Celtic Historic Literature by Aneirin, translation by Joseph Clancy
Man's mettle, youth's years, courage for combat:
Swift thick-maned stallions beneath a fine stripling's thighs,
Broad lightweight buckler on a slim steed's crupper,
Glittering blue blades, gold-bordered garments.
Never will there be bitterness between us:
Rather I make of you song that will praise you.
The blood-soaked field before the marriage-feast,
Foodstuff for crows before the burial.
A dear comrade, Owain; vile, his cover of crows.
Ghastly to me that ground, slain, Marro's only son.
Diademed, to the fore at all times, breathless before a maid, he earned mead.
Rent the front of his shield, when he heard the war-cry, he spared none he pursued.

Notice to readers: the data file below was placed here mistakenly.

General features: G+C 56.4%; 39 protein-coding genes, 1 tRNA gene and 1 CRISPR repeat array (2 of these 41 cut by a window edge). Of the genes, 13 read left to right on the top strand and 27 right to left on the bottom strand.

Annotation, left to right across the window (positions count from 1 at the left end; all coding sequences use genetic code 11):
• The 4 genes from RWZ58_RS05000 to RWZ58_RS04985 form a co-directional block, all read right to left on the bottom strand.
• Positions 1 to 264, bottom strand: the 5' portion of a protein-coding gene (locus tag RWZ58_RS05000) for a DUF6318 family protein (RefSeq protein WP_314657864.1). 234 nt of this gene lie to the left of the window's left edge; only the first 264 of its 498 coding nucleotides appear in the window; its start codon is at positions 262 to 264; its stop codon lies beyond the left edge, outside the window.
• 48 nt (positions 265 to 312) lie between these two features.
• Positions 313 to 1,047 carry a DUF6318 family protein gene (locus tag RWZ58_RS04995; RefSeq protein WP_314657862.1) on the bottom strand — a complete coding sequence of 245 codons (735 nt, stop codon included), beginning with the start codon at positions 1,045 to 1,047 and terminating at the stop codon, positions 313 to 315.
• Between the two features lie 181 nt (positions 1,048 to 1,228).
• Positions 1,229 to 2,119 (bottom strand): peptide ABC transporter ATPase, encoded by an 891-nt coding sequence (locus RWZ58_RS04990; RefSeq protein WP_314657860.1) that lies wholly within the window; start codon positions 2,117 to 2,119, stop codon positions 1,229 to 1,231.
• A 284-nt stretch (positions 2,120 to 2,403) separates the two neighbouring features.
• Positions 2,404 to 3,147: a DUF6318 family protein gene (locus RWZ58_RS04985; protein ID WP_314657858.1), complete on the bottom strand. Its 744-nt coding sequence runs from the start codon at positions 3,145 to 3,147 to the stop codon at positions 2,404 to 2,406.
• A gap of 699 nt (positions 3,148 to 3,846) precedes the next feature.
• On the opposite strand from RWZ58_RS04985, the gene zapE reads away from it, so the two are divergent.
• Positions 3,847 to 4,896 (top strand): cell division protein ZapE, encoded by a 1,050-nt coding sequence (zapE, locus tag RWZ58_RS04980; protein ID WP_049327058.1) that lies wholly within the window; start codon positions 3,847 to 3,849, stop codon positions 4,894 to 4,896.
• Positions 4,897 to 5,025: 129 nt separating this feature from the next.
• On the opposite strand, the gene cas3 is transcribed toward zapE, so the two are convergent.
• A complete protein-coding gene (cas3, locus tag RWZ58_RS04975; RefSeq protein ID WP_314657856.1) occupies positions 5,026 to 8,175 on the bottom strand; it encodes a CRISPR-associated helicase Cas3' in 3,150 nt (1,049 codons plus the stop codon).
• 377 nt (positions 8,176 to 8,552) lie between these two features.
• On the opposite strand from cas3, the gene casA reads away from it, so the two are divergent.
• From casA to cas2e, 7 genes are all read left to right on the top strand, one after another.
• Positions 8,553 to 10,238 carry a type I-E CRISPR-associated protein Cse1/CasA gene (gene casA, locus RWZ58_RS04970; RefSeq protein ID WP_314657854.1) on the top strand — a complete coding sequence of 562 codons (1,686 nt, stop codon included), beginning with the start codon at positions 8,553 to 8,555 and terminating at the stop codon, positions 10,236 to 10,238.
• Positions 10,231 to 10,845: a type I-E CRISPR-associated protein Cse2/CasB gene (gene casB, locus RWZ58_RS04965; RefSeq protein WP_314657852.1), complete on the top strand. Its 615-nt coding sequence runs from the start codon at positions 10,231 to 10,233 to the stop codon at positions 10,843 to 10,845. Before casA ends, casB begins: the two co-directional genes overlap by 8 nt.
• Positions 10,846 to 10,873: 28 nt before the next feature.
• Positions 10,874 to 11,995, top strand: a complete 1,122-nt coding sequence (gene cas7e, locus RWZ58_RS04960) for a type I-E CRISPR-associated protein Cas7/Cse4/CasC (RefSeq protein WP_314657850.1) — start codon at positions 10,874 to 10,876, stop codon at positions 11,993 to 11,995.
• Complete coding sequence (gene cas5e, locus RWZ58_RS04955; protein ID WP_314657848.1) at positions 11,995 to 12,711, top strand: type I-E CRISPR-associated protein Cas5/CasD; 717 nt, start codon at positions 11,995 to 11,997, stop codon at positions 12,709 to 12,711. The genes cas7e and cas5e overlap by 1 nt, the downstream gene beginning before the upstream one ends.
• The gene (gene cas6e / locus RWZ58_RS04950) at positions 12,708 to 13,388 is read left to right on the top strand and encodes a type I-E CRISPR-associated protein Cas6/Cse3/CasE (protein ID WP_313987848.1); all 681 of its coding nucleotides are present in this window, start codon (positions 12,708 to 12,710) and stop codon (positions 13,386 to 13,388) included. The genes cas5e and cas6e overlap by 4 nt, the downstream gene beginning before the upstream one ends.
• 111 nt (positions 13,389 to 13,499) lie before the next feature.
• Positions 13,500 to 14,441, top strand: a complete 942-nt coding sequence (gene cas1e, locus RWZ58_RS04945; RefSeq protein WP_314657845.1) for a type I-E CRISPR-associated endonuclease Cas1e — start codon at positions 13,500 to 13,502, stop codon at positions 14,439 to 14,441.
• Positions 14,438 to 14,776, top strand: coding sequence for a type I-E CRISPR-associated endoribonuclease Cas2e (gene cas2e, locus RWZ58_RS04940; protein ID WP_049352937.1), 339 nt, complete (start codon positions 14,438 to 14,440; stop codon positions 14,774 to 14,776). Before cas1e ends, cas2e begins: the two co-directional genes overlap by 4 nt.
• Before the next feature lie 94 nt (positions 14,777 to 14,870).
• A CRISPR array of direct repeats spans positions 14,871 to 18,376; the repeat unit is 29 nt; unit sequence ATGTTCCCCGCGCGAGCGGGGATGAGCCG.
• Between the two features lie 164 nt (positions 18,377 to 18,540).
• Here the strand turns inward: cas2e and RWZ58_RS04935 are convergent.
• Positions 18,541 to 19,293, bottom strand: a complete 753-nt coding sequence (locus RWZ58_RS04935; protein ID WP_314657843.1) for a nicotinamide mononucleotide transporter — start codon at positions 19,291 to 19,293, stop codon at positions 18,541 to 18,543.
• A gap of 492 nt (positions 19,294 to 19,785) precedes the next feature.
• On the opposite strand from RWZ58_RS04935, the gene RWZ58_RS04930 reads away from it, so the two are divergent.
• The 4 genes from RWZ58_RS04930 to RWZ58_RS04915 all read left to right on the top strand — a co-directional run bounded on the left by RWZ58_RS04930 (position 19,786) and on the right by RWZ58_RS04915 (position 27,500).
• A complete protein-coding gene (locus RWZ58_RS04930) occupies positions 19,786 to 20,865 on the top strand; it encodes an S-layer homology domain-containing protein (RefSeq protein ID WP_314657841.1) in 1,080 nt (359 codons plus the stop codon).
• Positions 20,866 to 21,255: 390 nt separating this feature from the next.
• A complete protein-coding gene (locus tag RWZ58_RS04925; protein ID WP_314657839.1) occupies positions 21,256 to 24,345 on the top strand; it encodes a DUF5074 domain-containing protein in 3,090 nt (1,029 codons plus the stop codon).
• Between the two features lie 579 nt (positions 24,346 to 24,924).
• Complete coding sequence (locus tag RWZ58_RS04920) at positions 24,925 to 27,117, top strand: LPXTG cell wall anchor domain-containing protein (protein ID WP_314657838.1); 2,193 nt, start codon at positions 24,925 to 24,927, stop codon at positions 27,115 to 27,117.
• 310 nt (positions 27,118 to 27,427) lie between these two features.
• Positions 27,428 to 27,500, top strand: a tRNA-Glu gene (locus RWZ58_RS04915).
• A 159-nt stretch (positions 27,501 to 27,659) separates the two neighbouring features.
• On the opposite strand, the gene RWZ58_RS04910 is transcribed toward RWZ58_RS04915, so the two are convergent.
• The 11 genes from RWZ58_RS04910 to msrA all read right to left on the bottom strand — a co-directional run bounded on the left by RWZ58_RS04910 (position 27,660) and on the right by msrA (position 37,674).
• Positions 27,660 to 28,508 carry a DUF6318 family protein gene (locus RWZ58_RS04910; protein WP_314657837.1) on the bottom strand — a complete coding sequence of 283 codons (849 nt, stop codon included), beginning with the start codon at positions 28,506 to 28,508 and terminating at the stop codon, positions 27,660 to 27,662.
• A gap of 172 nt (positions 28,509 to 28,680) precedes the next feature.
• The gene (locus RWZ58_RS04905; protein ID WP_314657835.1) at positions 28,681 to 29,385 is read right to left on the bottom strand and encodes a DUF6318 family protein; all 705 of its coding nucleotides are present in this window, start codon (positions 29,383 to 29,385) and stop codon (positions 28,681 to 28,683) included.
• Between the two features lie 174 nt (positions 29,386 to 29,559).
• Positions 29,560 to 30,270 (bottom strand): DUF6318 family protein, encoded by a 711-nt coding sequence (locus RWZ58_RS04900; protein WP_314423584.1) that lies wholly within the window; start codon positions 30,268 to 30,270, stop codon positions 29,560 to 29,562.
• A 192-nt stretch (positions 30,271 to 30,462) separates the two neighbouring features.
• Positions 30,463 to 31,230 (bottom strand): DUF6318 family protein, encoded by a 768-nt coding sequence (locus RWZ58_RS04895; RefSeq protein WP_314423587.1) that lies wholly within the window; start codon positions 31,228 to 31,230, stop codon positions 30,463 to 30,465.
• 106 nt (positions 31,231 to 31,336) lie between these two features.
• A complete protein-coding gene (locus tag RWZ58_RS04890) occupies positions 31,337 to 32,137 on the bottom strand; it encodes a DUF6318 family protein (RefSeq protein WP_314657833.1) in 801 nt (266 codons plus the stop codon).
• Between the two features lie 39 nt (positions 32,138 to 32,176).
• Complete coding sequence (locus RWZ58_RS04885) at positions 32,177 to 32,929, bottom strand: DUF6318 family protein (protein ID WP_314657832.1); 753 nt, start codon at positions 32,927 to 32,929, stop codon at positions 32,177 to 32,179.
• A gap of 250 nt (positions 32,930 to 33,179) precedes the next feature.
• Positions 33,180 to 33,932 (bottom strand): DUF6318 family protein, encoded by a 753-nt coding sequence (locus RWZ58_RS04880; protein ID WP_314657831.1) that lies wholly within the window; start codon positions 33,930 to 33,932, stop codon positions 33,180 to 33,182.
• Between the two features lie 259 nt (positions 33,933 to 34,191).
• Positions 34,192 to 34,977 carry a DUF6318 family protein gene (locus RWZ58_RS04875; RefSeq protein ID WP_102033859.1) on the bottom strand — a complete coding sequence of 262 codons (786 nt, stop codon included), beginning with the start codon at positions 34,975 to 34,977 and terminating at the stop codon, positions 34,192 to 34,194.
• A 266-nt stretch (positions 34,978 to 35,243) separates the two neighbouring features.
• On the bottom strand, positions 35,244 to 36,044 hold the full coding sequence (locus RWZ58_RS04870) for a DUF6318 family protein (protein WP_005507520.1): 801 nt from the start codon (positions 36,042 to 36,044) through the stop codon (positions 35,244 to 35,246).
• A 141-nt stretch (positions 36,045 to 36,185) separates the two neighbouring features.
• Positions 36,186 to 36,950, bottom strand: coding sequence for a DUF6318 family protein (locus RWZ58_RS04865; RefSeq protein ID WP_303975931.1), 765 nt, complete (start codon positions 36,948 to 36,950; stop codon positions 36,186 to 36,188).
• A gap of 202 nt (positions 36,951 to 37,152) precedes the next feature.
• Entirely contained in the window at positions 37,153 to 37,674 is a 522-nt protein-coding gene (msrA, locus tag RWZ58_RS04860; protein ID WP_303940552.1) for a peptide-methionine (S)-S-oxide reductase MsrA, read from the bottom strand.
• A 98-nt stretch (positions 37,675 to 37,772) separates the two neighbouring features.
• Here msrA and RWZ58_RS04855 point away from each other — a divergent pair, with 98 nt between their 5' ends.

He'd not turn from a battle till blood flowed, like rushes hewed men who'd not flee.
At court the Gododdin say there came before Madawg's tent on his return
But a single man in a hundred.
Diademed, border guard, setter of snares, a sea-eagle's his rush when aroused,
His bargain was kept to the letter.
He performed as planned, was not routed, before Gododdin's forces was shunned,
Pressing hard for the land of Manawyd.
He would spare neither mail-shirt nor shield; none could, on mead he was nourished,
Ward off the stroke of Cadfannan.
Verses 4, 5 & 6